Does the extradition law really spell the death of Hong Kong? Some businesses say yes

Updated 3:08 AM EDT, Tue June 11, 2019
HONG KONG, HONG KONG - JUNE 10:  Police officers charge toward protesters after a rally against the extradition law proposal at the Central Government Complex on June 10, 2019 in Hong Kong. Organizers say more than a million marched on Sunday against a bill that would allow suspected criminals to be sent to mainland China for trial as tensions have escalated in recent weeks.  (Photo by Anthony Kwan/Getty Images)
Anthony Kwan/Getty Images AsiaPac/Getty Images
HONG KONG, HONG KONG - JUNE 10: Police officers charge toward protesters after a rally against the extradition law proposal at the Central Government Complex on June 10, 2019 in Hong Kong. Organizers say more than a million marched on Sunday against a bill that would allow suspected criminals to be sent to mainland China for trial as tensions have escalated in recent weeks. (Photo by Anthony Kwan/Getty Images)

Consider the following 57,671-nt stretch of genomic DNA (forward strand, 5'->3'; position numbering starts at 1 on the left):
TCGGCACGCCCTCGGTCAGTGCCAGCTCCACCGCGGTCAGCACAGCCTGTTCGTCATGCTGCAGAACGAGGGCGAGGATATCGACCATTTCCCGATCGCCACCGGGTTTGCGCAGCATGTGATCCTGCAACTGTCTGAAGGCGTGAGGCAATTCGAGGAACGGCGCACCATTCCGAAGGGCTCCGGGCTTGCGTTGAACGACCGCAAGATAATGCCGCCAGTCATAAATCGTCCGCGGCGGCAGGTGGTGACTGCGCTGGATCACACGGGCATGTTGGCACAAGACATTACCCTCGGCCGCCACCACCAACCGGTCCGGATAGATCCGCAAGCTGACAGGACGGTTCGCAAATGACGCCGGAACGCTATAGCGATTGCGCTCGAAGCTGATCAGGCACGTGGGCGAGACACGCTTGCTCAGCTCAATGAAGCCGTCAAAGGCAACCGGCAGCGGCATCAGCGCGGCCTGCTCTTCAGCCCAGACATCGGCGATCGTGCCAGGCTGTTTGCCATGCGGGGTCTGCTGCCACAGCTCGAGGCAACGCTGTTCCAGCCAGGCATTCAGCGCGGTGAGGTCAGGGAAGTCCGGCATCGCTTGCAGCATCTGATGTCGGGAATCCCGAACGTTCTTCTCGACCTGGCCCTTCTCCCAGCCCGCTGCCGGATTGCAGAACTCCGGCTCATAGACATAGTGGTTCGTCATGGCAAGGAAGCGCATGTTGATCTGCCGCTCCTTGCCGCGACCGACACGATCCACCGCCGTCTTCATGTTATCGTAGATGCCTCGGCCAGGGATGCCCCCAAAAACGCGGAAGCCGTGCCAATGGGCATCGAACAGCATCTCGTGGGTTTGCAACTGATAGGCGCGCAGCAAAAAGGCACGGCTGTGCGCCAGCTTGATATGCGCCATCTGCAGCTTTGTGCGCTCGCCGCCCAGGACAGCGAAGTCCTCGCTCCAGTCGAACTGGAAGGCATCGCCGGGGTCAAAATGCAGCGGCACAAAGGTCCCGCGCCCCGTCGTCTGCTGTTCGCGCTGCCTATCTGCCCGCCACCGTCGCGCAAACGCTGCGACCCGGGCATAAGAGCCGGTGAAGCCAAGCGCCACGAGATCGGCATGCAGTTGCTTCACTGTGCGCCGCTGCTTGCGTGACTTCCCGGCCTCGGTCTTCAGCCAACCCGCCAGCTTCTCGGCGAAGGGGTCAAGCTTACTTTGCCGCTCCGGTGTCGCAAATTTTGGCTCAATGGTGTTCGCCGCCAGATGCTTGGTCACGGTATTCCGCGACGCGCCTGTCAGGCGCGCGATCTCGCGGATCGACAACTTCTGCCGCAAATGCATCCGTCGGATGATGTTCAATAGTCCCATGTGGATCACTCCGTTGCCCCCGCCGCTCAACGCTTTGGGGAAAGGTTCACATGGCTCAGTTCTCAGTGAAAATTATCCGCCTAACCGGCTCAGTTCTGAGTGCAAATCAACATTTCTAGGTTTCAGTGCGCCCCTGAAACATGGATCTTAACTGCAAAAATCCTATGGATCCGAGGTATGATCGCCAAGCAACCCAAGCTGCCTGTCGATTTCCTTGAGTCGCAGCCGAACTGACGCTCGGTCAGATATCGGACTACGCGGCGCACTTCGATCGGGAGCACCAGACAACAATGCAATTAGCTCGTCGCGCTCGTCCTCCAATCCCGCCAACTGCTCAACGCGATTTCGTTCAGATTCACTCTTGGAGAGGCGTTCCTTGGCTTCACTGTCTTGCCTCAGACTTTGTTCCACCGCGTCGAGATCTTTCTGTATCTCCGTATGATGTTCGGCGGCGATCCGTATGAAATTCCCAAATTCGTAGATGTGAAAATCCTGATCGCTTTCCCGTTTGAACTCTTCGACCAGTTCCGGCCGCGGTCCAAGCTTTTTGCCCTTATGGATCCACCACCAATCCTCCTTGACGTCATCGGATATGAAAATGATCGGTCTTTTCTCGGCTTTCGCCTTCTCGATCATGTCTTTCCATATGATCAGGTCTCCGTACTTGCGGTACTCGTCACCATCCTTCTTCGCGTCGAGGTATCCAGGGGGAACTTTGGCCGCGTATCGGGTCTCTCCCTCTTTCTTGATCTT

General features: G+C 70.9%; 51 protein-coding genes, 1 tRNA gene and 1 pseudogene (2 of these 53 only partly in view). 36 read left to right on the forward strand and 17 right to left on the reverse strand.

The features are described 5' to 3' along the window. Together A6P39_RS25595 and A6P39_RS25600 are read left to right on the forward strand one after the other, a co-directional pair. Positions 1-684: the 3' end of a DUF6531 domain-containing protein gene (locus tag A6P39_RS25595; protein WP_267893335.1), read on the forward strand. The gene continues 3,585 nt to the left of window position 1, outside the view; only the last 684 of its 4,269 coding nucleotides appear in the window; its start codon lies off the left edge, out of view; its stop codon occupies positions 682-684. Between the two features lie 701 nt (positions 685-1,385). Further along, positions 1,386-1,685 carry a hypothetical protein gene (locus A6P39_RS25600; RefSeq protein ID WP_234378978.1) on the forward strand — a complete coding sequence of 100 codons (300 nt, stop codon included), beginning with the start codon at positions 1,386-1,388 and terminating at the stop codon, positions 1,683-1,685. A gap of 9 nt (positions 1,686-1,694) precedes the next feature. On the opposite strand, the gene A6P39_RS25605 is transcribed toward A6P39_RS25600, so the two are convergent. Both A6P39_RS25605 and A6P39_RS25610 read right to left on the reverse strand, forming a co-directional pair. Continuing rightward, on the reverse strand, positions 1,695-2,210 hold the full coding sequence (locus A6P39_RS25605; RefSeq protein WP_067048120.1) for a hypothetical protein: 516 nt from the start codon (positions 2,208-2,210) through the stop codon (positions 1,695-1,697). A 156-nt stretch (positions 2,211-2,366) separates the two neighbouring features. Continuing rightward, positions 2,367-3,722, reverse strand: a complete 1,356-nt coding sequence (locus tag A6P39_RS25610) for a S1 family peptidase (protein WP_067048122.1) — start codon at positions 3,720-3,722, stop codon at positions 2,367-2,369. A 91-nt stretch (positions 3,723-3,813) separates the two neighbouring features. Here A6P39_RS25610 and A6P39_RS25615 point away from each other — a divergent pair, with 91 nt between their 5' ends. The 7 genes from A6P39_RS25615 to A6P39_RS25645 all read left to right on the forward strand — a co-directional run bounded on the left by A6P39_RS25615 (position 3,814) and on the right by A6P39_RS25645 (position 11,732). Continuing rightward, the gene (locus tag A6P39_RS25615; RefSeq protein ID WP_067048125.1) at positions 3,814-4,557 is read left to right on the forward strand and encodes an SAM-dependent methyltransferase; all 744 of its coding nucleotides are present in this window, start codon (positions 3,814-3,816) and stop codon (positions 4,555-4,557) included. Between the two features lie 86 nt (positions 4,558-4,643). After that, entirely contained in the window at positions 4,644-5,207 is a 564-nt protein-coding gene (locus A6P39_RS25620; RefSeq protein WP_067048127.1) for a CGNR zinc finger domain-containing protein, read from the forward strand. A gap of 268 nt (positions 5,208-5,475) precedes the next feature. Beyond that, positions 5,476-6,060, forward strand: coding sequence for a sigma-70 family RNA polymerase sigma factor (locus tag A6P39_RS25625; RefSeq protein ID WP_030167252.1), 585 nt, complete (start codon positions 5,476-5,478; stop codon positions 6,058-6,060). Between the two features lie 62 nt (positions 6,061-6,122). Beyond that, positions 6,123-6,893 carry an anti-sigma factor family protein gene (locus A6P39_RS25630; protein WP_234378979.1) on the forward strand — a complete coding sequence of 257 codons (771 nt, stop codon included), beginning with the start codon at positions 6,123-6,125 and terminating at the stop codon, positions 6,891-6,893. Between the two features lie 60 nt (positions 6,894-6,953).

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Hong Kong CNN —  

Hong Kong is a city built for business.

Seized by the British after the first Opium War ended in 1842 and used as a base for trade in drugs and other products, in the late 20th century Hong Kong became a leading global financial center and gateway to the giant Chinese economy

The handover of the city to China in 1997, however, prompted fears that model would collapse.

Two years before that looming date, Fortune magazine ran a notorious cover warning of the “death of Hong Kong,” lamenting that the “the world’s most aggressively pro-business economy” was being handed to Communist China.